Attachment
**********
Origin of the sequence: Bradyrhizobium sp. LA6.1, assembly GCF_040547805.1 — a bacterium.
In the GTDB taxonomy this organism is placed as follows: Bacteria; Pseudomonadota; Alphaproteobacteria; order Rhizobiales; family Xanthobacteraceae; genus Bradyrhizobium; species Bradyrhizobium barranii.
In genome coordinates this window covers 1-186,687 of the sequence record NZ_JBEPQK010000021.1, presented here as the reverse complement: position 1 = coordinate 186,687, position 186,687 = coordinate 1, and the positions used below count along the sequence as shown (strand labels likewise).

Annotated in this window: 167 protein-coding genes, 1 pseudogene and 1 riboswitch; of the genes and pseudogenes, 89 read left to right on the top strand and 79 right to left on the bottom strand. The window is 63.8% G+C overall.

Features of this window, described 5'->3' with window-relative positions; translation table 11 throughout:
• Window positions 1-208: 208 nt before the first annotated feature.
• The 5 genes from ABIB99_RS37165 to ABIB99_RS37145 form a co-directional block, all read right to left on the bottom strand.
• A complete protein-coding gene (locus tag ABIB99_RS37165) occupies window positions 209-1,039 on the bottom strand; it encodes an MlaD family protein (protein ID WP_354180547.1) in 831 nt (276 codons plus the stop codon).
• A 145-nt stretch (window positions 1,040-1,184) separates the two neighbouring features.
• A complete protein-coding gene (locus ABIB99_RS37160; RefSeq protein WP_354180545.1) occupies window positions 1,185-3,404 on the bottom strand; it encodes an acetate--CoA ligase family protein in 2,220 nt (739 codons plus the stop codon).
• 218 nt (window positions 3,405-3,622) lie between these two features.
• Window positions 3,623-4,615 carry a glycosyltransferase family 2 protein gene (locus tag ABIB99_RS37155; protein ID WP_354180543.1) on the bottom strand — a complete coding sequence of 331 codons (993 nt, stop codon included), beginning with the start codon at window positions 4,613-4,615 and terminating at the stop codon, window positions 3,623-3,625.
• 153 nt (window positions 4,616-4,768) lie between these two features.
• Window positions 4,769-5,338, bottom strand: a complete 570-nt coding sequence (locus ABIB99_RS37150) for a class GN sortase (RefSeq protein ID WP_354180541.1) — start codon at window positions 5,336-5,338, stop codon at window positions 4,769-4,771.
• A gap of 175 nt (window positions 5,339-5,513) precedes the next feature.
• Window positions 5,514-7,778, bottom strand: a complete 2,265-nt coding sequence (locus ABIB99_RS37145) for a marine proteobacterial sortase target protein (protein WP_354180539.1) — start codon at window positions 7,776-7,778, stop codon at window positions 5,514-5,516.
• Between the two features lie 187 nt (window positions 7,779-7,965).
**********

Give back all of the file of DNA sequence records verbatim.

Origin of the sequence: Bradyrhizobium sp. LA6.1, assembly GCF_040547805.1 — a bacterium.
In the GTDB taxonomy this organism is placed as follows: Bacteria; Pseudomonadota; Alphaproteobacteria; order Rhizobiales; family Xanthobacteraceae; genus Bradyrhizobium; species Bradyrhizobium barranii.
In genome coordinates this window covers 1-186,687 of the sequence record NZ_JBEPQK010000021.1, presented here as the reverse complement: position 1 = coordinate 186,687, position 186,687 = coordinate 1, and the positions used below count along the sequence as shown (strand labels likewise).

Annotated in this window: 167 protein-coding genes, 1 pseudogene and 1 riboswitch; of the genes and pseudogenes, 89 read left to right on the top strand and 79 right to left on the bottom strand. The window is 63.8% G+C overall.

Features of this window, described 5'->3' with window-relative positions; translation table 11 throughout:
• Window positions 1-208: 208 nt before the first annotated feature.
• The 5 genes from ABIB99_RS37165 to ABIB99_RS37145 form a co-directional block, all read right to left on the bottom strand.
• A complete protein-coding gene (locus tag ABIB99_RS37165) occupies window positions 209-1,039 on the bottom strand; it encodes an MlaD family protein (protein ID WP_354180547.1) in 831 nt (276 codons plus the stop codon).
• A 145-nt stretch (window positions 1,040-1,184) separates the two neighbouring features.
• A complete protein-coding gene (locus ABIB99_RS37160; RefSeq protein WP_354180545.1) occupies window positions 1,185-3,404 on the bottom strand; it encodes an acetate--CoA ligase family protein in 2,220 nt (739 codons plus the stop codon).
• 218 nt (window positions 3,405-3,622) lie between these two features.
• Window positions 3,623-4,615 carry a glycosyltransferase family 2 protein gene (locus tag ABIB99_RS37155; protein ID WP_354180543.1) on the bottom strand — a complete coding sequence of 331 codons (993 nt, stop codon included), beginning with the start codon at window positions 4,613-4,615 and terminating at the stop codon, window positions 3,623-3,625.
• 153 nt (window positions 4,616-4,768) lie between these two features.
• Window positions 4,769-5,338, bottom strand: a complete 570-nt coding sequence (locus ABIB99_RS37150) for a class GN sortase (RefSeq protein ID WP_354180541.1) — start codon at window positions 5,336-5,338, stop codon at window positions 4,769-4,771.
• A gap of 175 nt (window positions 5,339-5,513) precedes the next feature.
• Window positions 5,514-7,778, bottom strand: a complete 2,265-nt coding sequence (locus ABIB99_RS37145) for a marine proteobacterial sortase target protein (protein WP_354180539.1) — start codon at window positions 7,776-7,778, stop codon at window positions 5,514-5,516.
• Between the two features lie 187 nt (window positions 7,779-7,965).